Apothecary (Lat. apothecarius, from Gr.Apothecary 100382 a shop or store), one who prepares and dispenses medicines. Apothecaries formerly sold herbs and drugs and spices, and by long practice in the art of preparing tinctures, sirups, powders, extracts, pills, and medicated waters, they became a special corporation, distinct from grocers and in some places from druggists, and were organized into a privileged body in the civilized parts of Europe, during the middle ages. In England the corporation still exists, in virtue of a royal charter, and with power to confer licenses on its members, who are invested with the right to administer medicine, as well as to prepare it and sell it in shops. A large proportion of the medical practitioners in England are only apothecaries; but the corporation enlarges its curriculum of studies and examinations as occasion may require. The royal college of surgeons in London also has a charter, and a right to give diplomas, which are honorary, and confer no legal right to practise medicine and to sue for payment. Most young apothecaries, however, now obtain them before they venture to practise as surgeons.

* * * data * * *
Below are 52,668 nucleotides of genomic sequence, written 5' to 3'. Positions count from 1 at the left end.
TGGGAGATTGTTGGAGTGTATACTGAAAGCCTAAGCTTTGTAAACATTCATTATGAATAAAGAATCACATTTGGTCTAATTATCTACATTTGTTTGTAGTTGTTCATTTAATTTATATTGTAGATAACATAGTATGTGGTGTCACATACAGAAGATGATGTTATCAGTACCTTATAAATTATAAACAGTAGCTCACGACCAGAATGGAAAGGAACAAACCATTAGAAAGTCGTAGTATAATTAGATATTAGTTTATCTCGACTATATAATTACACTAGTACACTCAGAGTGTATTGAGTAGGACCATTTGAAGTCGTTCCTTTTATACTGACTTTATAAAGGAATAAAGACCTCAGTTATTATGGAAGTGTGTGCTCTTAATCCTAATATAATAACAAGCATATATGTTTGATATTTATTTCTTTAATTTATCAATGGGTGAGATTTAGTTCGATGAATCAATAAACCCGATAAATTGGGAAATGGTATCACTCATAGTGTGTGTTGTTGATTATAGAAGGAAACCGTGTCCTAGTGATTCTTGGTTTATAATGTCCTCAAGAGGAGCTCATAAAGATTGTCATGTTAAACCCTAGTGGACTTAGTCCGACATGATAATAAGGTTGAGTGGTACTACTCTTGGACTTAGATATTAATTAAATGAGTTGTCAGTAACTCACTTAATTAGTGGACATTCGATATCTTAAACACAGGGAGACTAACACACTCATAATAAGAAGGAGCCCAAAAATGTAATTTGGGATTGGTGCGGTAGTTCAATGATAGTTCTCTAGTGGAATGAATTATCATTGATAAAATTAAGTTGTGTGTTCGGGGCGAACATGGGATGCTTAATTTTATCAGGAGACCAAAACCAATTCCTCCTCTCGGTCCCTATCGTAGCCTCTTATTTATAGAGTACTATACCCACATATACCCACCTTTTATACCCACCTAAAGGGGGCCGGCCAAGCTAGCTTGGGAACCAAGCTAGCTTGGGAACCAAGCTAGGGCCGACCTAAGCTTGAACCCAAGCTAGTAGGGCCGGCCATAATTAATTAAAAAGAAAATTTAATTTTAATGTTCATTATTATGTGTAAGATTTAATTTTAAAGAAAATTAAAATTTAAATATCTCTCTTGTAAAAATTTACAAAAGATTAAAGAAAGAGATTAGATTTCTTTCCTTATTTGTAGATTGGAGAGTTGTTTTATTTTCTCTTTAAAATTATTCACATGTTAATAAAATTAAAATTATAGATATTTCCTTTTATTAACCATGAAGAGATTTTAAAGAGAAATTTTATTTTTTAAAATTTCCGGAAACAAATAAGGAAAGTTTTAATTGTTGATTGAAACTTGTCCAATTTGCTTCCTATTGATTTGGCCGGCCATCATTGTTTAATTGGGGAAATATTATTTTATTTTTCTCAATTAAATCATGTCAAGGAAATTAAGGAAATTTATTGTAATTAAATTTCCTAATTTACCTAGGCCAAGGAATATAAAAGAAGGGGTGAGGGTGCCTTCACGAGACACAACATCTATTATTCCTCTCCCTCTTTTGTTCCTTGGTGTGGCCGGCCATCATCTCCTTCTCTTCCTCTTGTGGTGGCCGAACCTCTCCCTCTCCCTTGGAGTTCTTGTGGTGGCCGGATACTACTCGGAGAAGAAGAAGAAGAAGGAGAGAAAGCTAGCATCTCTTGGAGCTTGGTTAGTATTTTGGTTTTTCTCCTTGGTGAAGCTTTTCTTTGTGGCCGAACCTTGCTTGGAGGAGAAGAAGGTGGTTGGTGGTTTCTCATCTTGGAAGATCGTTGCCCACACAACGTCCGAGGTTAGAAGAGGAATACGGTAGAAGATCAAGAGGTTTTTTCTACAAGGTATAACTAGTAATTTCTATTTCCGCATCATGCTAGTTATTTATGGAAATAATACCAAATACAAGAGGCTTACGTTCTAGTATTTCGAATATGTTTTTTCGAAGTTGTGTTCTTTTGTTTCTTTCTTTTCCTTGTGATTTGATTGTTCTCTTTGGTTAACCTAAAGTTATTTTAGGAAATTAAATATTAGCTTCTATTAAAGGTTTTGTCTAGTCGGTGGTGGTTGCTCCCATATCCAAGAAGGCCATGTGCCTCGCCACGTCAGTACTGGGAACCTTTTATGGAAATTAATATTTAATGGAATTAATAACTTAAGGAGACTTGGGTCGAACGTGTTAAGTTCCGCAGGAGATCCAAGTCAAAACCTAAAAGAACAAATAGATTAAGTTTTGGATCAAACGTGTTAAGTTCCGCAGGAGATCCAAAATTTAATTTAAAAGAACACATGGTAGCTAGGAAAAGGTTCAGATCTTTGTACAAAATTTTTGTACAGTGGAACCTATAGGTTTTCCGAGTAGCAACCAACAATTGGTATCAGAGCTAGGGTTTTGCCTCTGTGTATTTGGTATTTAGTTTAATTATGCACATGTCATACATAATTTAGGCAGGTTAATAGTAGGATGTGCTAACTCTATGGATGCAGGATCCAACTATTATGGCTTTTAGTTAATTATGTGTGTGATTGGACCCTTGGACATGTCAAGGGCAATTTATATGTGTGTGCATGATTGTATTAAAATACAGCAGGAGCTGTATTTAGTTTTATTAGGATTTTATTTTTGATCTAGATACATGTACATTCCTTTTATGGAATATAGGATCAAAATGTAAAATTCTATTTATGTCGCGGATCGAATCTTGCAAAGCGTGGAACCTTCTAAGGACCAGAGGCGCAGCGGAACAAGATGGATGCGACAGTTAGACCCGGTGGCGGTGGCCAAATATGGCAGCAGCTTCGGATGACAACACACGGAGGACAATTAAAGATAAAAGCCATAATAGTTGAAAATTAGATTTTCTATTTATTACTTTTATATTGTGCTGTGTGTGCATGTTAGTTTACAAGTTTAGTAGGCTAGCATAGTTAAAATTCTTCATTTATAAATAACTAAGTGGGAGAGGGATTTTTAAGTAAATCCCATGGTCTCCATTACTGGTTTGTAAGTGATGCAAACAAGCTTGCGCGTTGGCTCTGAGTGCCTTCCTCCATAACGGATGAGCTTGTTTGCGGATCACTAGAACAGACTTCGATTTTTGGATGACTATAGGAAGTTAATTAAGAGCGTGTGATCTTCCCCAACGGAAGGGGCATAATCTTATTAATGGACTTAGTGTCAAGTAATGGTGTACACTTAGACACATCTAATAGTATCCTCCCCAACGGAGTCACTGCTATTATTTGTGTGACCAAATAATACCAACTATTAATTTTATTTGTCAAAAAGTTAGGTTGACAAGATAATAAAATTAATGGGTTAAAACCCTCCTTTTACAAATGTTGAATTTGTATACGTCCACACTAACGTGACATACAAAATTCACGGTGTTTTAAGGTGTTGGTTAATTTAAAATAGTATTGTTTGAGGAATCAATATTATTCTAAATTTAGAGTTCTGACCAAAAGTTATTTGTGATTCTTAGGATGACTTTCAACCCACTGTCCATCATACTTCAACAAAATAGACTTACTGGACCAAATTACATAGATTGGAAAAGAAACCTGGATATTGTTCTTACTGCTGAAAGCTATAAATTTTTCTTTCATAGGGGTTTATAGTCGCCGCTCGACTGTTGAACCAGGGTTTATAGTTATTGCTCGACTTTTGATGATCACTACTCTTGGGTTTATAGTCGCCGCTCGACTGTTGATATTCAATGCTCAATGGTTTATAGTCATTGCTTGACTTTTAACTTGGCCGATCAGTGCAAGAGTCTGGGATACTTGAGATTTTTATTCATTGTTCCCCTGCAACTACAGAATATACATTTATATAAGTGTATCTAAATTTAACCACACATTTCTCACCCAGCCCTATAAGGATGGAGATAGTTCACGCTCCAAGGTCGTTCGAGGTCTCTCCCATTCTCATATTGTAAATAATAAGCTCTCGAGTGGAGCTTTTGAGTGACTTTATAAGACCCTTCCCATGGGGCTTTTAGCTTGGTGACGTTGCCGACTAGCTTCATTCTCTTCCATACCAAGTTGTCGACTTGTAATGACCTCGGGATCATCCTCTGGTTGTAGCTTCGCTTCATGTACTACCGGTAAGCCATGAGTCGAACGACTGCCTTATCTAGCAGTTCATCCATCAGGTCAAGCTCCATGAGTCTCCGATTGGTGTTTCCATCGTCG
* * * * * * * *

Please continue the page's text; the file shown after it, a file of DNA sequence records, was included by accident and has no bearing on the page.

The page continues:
In France the old corporation of apothecary druggists has been dissolved, and a new chartered corporation of pharmaciens has been substituted in its place. These keep shops, prepare medicines, and make up prescriptions, but have no legal right to practise as physicians. In the United States there is neither law nor custom to prevent an apothecary from practising as a physician. It is only lately that any legal restric-tions have been placed upon the dispensing of the most powerful drugs by any boy whom the proprietor of an apothecary's shop might choose to employ. - In apothecaries' weight, used in dispensing medicines, the pound (lb) is divided into 12 ounces (Apothecary 100383 ), the ounce into 8 drams (3), the dram into 3 scruples (Э), and the scruple into 20 grains (grs.). In the wholesale drug trade avoirdupois weight is used.